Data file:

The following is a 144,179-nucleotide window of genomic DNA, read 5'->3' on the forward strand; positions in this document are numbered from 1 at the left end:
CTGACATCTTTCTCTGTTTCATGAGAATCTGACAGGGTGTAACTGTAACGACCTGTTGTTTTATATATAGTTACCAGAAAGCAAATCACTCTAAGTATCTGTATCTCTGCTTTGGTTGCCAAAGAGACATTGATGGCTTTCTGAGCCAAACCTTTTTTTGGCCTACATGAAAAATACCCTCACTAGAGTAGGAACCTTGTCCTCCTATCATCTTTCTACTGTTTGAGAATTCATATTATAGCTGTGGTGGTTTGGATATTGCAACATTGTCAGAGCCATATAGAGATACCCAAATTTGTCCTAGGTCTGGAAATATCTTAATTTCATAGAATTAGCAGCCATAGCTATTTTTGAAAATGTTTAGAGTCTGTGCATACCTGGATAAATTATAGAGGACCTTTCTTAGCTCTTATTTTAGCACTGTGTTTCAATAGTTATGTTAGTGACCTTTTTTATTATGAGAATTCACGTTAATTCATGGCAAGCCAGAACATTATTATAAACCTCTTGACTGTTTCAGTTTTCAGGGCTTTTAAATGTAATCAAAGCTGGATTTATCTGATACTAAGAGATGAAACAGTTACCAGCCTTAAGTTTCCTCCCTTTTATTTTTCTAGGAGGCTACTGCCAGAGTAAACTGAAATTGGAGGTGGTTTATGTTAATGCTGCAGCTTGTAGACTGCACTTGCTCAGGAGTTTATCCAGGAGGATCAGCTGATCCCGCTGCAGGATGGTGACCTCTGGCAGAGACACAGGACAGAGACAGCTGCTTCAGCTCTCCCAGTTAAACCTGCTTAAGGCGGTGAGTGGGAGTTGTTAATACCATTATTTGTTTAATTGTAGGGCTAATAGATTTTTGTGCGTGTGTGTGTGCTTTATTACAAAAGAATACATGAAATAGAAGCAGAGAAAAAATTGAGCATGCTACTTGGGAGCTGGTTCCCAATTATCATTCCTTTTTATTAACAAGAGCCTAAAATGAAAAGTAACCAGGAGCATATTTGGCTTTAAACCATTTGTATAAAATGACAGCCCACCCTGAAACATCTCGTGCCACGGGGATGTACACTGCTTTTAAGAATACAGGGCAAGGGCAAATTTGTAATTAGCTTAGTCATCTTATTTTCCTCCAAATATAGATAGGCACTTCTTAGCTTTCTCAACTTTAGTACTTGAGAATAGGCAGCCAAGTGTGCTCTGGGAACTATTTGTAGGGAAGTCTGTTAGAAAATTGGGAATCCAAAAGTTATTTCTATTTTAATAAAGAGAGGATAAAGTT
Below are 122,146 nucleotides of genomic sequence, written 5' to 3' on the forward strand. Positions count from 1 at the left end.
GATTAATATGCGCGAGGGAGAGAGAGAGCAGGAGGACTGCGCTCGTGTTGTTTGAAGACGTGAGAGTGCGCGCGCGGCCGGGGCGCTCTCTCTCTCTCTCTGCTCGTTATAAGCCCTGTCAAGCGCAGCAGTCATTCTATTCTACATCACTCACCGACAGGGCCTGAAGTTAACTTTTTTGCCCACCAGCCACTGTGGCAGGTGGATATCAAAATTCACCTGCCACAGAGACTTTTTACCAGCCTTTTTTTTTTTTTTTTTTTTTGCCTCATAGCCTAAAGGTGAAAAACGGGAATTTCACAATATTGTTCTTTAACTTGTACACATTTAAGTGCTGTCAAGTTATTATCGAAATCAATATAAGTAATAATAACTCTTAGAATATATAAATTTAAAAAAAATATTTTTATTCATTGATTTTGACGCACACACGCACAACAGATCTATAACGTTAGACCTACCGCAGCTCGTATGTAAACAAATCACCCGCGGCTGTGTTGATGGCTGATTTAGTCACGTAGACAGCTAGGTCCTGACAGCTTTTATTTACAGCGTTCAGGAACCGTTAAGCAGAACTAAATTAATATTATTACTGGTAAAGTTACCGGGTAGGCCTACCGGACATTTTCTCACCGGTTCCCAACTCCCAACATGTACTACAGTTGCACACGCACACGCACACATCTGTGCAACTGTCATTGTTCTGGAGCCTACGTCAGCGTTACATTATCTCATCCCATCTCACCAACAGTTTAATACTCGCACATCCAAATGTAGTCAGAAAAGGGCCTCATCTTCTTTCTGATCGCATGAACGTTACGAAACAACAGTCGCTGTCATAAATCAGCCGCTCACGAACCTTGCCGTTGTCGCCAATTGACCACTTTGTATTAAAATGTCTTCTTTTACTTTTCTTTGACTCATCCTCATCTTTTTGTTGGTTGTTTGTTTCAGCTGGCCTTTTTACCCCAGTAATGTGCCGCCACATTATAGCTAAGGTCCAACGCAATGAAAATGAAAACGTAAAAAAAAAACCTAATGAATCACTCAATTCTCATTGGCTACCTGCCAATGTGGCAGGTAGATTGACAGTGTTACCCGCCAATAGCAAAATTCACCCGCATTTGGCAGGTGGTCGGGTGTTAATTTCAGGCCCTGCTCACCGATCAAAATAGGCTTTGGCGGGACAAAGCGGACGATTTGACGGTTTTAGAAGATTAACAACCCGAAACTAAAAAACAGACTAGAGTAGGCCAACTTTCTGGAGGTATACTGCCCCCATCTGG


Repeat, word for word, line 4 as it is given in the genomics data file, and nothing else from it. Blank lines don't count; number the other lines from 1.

GATTAATATGCGCGAGGGAGAGAGAGAGCAGGAGGACTGCGCTCGTGTTGTTTGAAGACGTGAGAGTGCGCGCGCGGCCGGGGCGCTCTCTCTCTCTCTCTGCTCGTTATAAGCCCTGTCAAGCGCAGCAGTCATTCTATTCTACATCACTCACCGACAGGGCCTGAAGTTAACTTTTTTGCCCACCAGCCACTGTGGCAGGTGGATATCAAAATTCACCTGCCACAGAGACTTTTTACCAGCCTTTTTTTTTTTTTTTTTTTTTGCCTCATAGCCTAAAGGTGAAAAACGGGAATTTCACAATATTGTTCTTTAACTTGTACACATTTAAGTGCTGTCAAGTTATTATCGAAATCAATATAAGTAATAATAACTCTTAGAATATATAAATTTAAAAAAAATATTTTTATTCATTGATTTTGACGCACACACGCACAACAGATCTATAACGTTAGACCTACCGCAGCTCGTATGTAAACAAATCACCCGCGGCTGTGTTGATGGCTGATTTAGTCACGTAGACAGCTAGGTCCTGACAGCTTTTATTTACAGCGTTCAGGAACCGTTAAGCAGAACTAAATTAATATTATTACTGGTAAAGTTACCGGGTAGGCCTACCGGACATTTTCTCACCGGTTCCCAACTCCCAACATGTACTACAGTTGCACACGCACACGCACACATCTGTGCAACTGTCATTGTTCTGGAGCCTACGTCAGCGTTACATTATCTCATCCCATCTCACCAACAGTTTAATACTCGCACATCCAAATGTAGTCAGAAAAGGGCCTCATCTTCTTTCTGATCGCATGAACGTTACGAAACAACAGTCGCTGTCATAAATCAGCCGCTCACGAACCTTGCCGTTGTCGCCAATTGACCACTTTGTATTAAAATGTCTTCTTTTACTTTTCTTTGACTCATCCTCATCTTTTTGTTGGTTGTTTGTTTCAGCTGGCCTTTTTACCCCAGTAATGTGCCGCCACATTATAGCTAAGGTCCAACGCAATGAAAATGAAAACGTAAAAAAAAAACCTAATGAATCACTCAATTCTCATTGGCTACCTGCCAATGTGGCAGGTAGATTGACAGTGTTACCCGCCAATAGCAAAATTCACCCGCATTTGGCAGGTGGTCGGGTGTTAATTTCAGGCCCTGCTCACCGATCAAAATAGGCTTTGGCGGGACAAAGCGGACGATTTGACGGTTTTAGAAGATTAACAACCCGAAACTAAAAAACAGACTAGAGTAGGCCAACTTTCTGGAGGTATACTGCCCCCATCTGG